Do-It-Yourself Home Repairs

One of the downsides to owning your own home is that you are responsible for fixing everything yourself, or hiring somebody else to fix it for you.  I’m not about to hire somebody else to do what I am able to fix myself if I don’t have to.  So today I spent some time fixing various things around the house.  Most of this was tightening down the hardware on cabinets, closets, and drawers of everything in the house.  Most of these were quite loose, which is what prompted me to go around tightening everything.  The more involved fixes were replacing the cylinder of a door knob and re-glueing a wood panel on the entertainment center.

The door cylinder after being replaced.

The door cylinder after being replaced.

A few weeks ago, my wife noticed that one of the bathroom doors was being difficult in turning the door know.  I finally got around to checking things out today.  It turns out that the cylinder, or whatever its real name is, was not retracting the door latch and needed to be replaced.  Luckily, one of the previous owners to the house had taken a door off and stuck it in one of the sheds and I was able to scavenge the cylinder mechanism as a replacement.  If another cylinder goes bad, I will probably have no choise but to purchase a new one.

Using books instead of clamps to re-glue a wood panel.  Large, textbook like programming books work well for this.

Using books instead of clamps to re-glue a wood panel. Large, textbook like programming books work well for this.

The other fix I did today was to re-glue one of the wood panels on a door in the entertainment center.  The panel has been attached on only a single edge since I moved into the house.  Today I detached the door from the entertainment center, pushed the panel completely out of the door, removed the remaining glue with a razor blade, and then glued the panel back in with wood glue before putting the whole thing under a stack of heavy books.  This should allow the glue to hold the panel well.  After the glue cures, the door is going back onto the entertainment center.

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Not Much Happens in Winter with a Garden

I haven’t written a post in over two months, which is not something I should be doing.  Big gaps are a large annoyance with other people’s blogs and I am positive that they are following this blog don’t like it.  It is just that sometimes there is not really that much to write about, or I’m not looking hard enough at what I am doing and then writing about it.  Probably the latter.  So, time to make up some lost ground with giant post that covers the past two months…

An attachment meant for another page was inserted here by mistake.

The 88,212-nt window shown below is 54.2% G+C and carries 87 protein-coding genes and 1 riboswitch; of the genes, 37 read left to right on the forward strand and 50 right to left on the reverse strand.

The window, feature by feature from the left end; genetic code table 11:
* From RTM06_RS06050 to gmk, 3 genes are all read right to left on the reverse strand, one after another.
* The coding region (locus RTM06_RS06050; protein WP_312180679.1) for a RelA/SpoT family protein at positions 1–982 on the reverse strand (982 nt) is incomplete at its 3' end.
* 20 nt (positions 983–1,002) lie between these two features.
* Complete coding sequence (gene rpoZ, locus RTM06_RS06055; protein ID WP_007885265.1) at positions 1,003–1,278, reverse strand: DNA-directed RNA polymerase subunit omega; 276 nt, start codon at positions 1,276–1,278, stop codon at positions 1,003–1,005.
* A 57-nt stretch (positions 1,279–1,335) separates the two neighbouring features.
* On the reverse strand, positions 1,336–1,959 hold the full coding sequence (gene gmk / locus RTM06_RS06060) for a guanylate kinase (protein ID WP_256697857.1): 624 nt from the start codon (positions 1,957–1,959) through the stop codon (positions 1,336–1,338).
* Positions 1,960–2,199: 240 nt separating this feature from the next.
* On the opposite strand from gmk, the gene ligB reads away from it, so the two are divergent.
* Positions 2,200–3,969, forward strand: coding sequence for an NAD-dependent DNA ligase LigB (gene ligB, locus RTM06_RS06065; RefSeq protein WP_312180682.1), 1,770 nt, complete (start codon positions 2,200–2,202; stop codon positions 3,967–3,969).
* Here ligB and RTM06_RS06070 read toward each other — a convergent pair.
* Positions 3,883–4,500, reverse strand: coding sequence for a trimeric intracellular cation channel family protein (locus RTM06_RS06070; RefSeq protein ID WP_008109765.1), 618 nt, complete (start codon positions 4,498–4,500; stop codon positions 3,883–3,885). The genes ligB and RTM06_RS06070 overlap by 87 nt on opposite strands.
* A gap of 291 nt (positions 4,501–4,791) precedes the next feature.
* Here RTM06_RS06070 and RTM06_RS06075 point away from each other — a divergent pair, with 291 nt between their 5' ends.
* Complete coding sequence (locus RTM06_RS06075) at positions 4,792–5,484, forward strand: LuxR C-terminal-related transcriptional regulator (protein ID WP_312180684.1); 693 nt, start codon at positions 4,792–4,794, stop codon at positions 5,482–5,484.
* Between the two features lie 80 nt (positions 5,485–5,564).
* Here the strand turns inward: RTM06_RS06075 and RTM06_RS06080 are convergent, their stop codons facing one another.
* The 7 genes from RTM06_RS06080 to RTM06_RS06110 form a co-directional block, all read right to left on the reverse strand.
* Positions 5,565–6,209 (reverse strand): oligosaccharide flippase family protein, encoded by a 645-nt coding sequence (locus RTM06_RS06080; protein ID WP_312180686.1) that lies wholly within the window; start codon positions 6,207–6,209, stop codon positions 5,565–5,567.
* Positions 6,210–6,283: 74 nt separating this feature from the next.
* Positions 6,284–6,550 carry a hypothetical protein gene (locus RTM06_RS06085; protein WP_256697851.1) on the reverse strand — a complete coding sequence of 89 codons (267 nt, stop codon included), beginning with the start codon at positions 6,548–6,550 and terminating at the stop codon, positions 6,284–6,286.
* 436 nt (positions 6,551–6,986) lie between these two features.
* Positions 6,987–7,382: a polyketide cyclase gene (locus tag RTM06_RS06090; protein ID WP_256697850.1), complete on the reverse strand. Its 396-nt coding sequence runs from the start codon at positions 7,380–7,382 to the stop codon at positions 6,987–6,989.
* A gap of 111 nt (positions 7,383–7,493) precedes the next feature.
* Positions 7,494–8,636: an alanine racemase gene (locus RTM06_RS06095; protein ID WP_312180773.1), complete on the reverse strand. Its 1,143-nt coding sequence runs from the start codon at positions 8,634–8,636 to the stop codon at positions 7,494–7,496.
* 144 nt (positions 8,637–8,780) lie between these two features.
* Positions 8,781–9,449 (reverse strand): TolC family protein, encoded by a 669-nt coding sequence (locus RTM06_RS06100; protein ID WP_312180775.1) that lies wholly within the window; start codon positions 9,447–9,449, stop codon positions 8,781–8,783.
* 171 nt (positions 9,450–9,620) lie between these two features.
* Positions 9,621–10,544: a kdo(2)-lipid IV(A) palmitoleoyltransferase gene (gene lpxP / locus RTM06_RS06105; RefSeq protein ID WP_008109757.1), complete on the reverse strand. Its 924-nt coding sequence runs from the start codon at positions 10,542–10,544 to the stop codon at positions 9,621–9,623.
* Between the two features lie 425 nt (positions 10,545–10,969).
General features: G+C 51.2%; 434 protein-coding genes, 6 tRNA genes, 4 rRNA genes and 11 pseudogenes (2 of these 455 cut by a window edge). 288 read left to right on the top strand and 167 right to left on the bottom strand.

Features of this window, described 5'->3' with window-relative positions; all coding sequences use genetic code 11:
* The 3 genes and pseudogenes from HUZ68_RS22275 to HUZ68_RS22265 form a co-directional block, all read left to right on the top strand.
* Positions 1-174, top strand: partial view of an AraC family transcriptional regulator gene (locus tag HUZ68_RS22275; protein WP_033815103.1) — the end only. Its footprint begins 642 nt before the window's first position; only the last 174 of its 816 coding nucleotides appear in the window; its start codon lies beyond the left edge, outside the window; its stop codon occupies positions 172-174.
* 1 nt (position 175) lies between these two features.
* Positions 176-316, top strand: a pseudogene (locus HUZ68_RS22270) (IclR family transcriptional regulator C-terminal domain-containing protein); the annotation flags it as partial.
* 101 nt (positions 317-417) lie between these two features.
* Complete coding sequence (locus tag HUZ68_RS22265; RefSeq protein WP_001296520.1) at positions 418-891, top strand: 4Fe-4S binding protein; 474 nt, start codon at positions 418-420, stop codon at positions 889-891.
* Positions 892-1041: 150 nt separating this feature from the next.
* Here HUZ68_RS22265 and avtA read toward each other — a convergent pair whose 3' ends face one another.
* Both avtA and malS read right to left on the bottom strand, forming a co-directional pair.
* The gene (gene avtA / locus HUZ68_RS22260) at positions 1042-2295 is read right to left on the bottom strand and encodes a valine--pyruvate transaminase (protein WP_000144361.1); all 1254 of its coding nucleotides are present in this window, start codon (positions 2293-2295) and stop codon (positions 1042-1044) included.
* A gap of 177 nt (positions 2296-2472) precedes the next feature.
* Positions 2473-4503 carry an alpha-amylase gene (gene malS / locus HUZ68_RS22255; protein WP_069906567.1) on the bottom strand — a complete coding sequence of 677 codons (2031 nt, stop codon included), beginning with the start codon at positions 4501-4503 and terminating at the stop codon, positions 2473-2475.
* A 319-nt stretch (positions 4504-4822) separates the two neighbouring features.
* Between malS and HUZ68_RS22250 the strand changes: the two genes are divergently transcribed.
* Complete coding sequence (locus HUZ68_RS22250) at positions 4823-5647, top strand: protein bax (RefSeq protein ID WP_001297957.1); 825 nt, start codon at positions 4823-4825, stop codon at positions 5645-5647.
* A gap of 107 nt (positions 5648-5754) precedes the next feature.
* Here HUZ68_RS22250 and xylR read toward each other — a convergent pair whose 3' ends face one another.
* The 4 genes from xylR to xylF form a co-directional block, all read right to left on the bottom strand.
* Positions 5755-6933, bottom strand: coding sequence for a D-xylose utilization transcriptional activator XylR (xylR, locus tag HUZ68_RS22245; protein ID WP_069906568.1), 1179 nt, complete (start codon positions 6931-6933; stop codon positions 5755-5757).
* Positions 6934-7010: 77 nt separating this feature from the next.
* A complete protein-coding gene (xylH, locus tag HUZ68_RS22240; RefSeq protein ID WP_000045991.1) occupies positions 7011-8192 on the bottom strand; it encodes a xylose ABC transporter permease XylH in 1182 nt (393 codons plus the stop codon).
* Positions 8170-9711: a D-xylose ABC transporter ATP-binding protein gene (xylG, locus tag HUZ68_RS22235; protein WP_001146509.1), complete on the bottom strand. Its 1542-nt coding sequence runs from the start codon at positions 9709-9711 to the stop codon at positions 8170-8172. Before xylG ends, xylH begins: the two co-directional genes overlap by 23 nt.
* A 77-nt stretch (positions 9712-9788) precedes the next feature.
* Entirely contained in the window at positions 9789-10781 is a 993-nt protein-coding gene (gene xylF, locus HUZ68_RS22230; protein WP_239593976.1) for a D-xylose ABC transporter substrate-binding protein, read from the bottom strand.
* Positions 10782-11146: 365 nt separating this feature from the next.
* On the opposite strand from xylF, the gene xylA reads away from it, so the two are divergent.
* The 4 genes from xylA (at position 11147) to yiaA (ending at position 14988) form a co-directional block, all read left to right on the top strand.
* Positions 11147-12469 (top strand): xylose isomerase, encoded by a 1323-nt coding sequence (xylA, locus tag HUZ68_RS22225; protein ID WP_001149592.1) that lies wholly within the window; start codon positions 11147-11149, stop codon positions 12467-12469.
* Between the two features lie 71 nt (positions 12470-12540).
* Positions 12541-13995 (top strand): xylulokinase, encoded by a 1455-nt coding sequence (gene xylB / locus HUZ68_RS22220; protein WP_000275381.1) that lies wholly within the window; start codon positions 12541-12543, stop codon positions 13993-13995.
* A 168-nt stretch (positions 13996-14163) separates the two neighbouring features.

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Sad, dead tomato plants.

Shortly after the first frost of the year, the second frost came in and killed all the remaining tender plants.  There is nothing I can do but rip them up and throw them in the compost pile.  I might be able to get row covers for next year, but it is not very high on the list of things to buy.

Elephant garlic emerged in late October.

Elephant garlic emerged in late October.

I got a bit of a surprise when the elephant garlic I thought was dead decided to emerge from the ground.  Only half of the plants actually survived, the others are truly dead.

I also decided to plant some standard garlic I picked up at a farmer’s market stand.  As of my last check, 18 plants are still alive and growing very slowly in the winter sun.

The shelled and unshelled pecans.

The shelled and unshelled pecans.

The main thing that has been consuming my time is pecans.  Picking them up off the ground and then shelling them.  There are just so many of them and they are all rather small that it takes a long time to get anywhere.  It takes me about ten to twelve hours of cracking to fill up a quart jar with shelled pecans.  So far, I have managed to fill just over five quarts, two of which have already been eaten.

I had both mine and my wife’s family over at my house this year for Thanksgiving, which was both nice and very hectic.  Some of the pecans  were made into a very good pecan pie and the pumpkin that decided to grow out of the compost pile was used in making pumpkin pie.

Old bee frames I found in the attic.

Old bee frames I found in the attic.

While digging around in the attic to get the Christmas lights down, I came across very interesting two things: several boxes filled with glass jars and parts of bee frames.  I can only guess that one of the previous owners of the house was also a beekeeper and left some parts here at one point.  The frames clearly look old, but I have no clue as to how old.  I have a few frames in my hives that look as old and need to be replaced with new ones, so these could be fairly recent.